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San Juan Capistrano bans flip-flops at dog park

Some officials question the wisdom of the rule, imposed at the suggestion of company that made playground equipment for another park.

September 18, 2013|By Paloma Esquivel
  • At two San Juan Capistrano parks, you wear flip-flops at your own risk.
At two San Juan Capistrano parks, you wear flip-flops at your own risk. (Los Angeles Times )

There are two dozen rules posted at the entrance to the new Dr. Joe Cortese Dog Park in San Juan Capistrano — no treats, no children's toys and no spectators.

And, as some city officials just learned, no flip-flops.

"I wouldn't think twice about going into the dog park in my flip-flops," said Jenny Friess, vice chairwoman of the city's parks commission, who said she was unaware of the footwear prohibition until recently.

"I don't think we need to really be telling people what to wear on their feet."

But in easygoing San Juan Capistrano, flip-flops are taboo in two of the small city's parks.

In addition to the dog park, named after a hometown veterinarian, the footwear is banned at a popular children's playground in the city's historic Los Rios District, said Tom Bokosky, human resources manager for the city.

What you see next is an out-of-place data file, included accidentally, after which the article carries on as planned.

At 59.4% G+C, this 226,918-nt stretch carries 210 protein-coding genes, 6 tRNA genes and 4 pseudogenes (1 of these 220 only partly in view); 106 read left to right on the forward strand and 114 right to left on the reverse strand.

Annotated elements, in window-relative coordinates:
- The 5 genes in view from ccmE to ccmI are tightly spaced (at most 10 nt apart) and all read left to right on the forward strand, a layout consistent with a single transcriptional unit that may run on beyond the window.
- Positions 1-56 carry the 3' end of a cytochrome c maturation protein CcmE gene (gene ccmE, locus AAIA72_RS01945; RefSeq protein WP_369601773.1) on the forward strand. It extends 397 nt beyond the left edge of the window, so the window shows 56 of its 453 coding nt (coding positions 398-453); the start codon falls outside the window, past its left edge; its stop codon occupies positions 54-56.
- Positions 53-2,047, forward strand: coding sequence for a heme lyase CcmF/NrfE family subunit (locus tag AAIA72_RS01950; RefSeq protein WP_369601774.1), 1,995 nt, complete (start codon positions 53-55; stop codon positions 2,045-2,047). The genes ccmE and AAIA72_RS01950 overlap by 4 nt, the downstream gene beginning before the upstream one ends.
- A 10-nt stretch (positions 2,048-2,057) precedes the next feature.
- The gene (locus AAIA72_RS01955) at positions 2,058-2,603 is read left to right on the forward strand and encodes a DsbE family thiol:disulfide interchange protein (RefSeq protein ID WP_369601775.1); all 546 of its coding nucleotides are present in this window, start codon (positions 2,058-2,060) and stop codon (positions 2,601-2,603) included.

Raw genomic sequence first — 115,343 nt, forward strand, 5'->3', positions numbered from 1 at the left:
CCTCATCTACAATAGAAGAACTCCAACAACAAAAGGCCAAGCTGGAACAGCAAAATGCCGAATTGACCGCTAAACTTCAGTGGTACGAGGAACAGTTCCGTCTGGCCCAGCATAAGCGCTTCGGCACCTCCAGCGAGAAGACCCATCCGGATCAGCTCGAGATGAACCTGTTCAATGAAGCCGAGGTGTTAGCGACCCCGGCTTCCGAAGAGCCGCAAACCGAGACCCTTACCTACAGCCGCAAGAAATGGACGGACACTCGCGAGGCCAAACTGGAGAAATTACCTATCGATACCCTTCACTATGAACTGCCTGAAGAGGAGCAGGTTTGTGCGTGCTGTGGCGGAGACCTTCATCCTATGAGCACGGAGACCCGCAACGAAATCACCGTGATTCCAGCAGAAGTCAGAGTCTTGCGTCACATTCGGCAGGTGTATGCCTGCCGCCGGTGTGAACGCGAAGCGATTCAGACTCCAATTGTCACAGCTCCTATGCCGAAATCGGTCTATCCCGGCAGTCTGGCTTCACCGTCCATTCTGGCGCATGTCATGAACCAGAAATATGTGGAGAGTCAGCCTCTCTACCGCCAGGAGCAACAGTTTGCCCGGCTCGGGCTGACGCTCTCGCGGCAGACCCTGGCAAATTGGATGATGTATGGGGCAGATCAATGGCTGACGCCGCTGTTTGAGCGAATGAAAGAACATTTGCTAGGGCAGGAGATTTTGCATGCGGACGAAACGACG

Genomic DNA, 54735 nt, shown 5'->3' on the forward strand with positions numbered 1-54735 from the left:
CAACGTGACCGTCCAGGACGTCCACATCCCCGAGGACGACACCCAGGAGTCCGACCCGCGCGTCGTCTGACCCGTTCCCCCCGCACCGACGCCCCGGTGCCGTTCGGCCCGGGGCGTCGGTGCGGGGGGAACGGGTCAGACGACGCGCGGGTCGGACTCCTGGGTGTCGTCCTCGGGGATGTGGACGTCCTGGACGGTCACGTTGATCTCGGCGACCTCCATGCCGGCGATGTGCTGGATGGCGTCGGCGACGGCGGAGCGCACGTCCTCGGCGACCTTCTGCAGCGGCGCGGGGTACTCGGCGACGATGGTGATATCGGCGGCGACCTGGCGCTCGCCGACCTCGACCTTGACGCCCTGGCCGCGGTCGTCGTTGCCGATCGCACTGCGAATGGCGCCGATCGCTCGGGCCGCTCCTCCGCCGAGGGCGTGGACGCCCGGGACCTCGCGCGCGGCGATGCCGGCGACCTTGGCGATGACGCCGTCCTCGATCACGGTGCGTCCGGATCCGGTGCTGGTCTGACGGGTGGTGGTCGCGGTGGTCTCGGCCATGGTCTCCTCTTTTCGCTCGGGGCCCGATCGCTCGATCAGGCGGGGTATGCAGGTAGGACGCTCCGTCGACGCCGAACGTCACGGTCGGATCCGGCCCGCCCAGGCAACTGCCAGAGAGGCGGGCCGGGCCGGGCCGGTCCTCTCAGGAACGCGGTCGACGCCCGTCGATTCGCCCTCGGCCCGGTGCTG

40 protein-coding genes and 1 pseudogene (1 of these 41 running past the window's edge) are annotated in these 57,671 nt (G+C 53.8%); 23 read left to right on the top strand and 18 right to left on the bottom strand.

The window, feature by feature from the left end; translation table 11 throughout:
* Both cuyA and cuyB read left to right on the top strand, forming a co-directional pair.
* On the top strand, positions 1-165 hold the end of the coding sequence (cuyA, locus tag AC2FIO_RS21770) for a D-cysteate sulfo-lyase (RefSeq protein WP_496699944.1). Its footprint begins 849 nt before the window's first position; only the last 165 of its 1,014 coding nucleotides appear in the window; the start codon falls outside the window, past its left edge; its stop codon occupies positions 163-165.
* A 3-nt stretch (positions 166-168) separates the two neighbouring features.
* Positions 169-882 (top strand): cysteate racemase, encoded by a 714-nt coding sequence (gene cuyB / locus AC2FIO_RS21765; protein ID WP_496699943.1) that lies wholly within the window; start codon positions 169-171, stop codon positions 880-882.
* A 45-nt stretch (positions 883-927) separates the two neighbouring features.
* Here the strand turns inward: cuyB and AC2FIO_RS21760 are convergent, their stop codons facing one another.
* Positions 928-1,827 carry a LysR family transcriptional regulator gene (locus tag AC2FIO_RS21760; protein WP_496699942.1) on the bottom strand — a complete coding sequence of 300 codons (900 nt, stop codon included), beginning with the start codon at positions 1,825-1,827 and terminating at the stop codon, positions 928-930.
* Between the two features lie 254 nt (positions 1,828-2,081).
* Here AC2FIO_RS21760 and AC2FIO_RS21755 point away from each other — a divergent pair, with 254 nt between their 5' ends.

The rule had gone largely unnoticed at Los Rios Park. But when the dog park opened in August and the rules were posted, several commissioners with the city's Parks, Recreation and Senior Services Commission were befuddled.

On Tuesday, city officials scrambled to figure out how the ban got on the books.

By the end of the day, they had determined that the manufacturer of the playground at Los Rios recommended the rule a few years ago to avoid injuries because the playground sits atop a wood-chip-like ground cover, Bokosky said.

A similar ground cover was used at the dog park so city staff figured the flip-flop ban should apply there too, he said.

At Los Rios Park, where children climbed on the playground equipment Tuesday afternoon, several visitors were amused to learn of the ban.

Carol Walsh, who brought her two children to the park, looked down at her black sandals with small heels and figured they would pass muster.

"I'm legal," she laughed.

Myra Quinn, who wore a pair of pale flip-flops, said she felt like a rebel.

"I wish I could break the law in a cooler way," she said.

The ban makes sense for children, she said.

"Probably for the adults, not so much," she added.

Bokosky said the ban at Los Rios was effective only when visitors step onto the playground area.

During a meeting Monday, some of the commissioners expressed frustration with the ban — and with the long list of rules and regulations governing behavior at the dog park.

Several even said they had worn flip-flops to the park's ribbon-cutting ceremony last month. They were told that the rule was not enforced because there is no supervision at the dog park.

"If you go to the park with flip-flops there's no one going to tell you to leave the park," Commission Secretary Cynthia Alexander said. "You're using it at your own risk."

Commissioner Gerald Muir took issue with that.

"Why," he asked, "have rules that you're not going to enforce?"

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